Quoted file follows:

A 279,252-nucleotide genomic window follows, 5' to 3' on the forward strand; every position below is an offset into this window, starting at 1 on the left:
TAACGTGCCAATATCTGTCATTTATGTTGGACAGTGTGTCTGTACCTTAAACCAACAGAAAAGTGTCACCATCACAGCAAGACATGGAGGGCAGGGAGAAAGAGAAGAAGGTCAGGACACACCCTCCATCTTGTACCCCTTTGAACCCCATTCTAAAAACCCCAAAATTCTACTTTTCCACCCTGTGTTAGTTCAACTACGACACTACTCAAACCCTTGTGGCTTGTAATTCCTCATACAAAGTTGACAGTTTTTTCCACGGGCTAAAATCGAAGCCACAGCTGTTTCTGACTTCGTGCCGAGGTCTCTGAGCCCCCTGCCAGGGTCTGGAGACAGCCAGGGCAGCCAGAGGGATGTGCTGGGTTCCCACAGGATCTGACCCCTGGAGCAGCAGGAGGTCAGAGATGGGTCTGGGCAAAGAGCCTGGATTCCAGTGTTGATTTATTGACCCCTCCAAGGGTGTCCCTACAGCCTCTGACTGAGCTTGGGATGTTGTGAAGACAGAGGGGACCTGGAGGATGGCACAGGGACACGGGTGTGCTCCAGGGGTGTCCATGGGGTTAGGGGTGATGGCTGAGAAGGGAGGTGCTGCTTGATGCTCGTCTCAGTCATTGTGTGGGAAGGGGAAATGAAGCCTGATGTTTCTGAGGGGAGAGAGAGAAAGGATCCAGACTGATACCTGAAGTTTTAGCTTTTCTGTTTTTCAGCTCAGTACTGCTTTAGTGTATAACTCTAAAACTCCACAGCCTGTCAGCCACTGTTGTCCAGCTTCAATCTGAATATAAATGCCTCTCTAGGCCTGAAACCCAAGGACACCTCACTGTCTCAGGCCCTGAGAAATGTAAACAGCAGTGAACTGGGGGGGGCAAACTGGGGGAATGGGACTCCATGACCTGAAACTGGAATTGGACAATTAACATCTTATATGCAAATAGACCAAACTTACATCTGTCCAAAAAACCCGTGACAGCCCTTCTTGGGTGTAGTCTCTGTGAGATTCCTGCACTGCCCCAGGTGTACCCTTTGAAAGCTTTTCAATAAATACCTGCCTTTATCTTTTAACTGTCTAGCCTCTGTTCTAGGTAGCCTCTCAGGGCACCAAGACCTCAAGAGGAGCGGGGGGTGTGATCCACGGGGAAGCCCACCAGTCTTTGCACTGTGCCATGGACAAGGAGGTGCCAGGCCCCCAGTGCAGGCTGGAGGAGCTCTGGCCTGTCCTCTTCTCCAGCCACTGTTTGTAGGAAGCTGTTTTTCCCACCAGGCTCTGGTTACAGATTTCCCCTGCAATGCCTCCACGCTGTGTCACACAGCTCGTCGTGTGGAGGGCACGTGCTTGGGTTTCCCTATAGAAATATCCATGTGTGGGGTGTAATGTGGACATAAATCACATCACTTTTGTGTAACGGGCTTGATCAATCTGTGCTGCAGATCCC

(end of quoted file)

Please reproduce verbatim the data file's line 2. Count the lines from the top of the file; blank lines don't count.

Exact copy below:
TAACGTGCCAATATCTGTCATTTATGTTGGACAGTGTGTCTGTACCTTAAACCAACAGAAAAGTGTCACCATCACAGCAAGACATGGAGGGCAGGGAGAAAGAGAAGAAGGTCAGGACACACCCTCCATCTTGTACCCCTTTGAACCCCATTCTAAAAACCCCAAAATTCTACTTTTCCACCCTGTGTTAGTTCAACTACGACACTACTCAAACCCTTGTGGCTTGTAATTCCTCATACAAAGTTGACAGTTTTTTCCACGGGCTAAAATCGAAGCCACAGCTGTTTCTGACTTCGTGCCGAGGTCTCTGAGCCCCCTGCCAGGGTCTGGAGACAGCCAGGGCAGCCAGAGGGATGTGCTGGGTTCCCACAGGATCTGACCCCTGGAGCAGCAGGAGGTCAGAGATGGGTCTGGGCAAAGAGCCTGGATTCCAGTGTTGATTTATTGACCCCTCCAAGGGTGTCCCTACAGCCTCTGACTGAGCTTGGGATGTTGTGAAGACAGAGGGGACCTGGAGGATGGCACAGGGACACGGGTGTGCTCCAGGGGTGTCCATGGGGTTAGGGGTGATGGCTGAGAAGGGAGGTGCTGCTTGATGCTCGTCTCAGTCATTGTGTGGGAAGGGGAAATGAAGCCTGATGTTTCTGAGGGGAGAGAGAGAAAGGATCCAGACTGATACCTGAAGTTTTAGCTTTTCTGTTTTTCAGCTCAGTACTGCTTTAGTGTATAACTCTAAAACTCCACAGCCTGTCAGCCACTGTTGTCCAGCTTCAATCTGAATATAAATGCCTCTCTAGGCCTGAAACCCAAGGACACCTCACTGTCTCAGGCCCTGAGAAATGTAAACAGCAGTGAACTGGGGGGGGCAAACTGGGGGAATGGGACTCCATGACCTGAAACTGGAATTGGACAATTAACATCTTATATGCAAATAGACCAAACTTACATCTGTCCAAAAAACCCGTGACAGCCCTTCTTGGGTGTAGTCTCTGTGAGATTCCTGCACTGCCCCAGGTGTACCCTTTGAAAGCTTTTCAATAAATACCTGCCTTTATCTTTTAACTGTCTAGCCTCTGTTCTAGGTAGCCTCTCAGGGCACCAAGACCTCAAGAGGAGCGGGGGGTGTGATCCACGGGGAAGCCCACCAGTCTTTGCACTGTGCCATGGACAAGGAGGTGCCAGGCCCCCAGTGCAGGCTGGAGGAGCTCTGGCCTGTCCTCTTCTCCAGCCACTGTTTGTAGGAAGCTGTTTTTCCCACCAGGCTCTGGTTACAGATTTCCCCTGCAATGCCTCCACGCTGTGTCACACAGCTCGTCGTGTGGAGGGCACGTGCTTGGGTTTCCCTATAGAAATATCCATGTGTGGGGTGTAATGTGGACATAAATCACATCACTTTTGTGTAACGGGCTTGATCAATCTGTGCTGCAGATCCC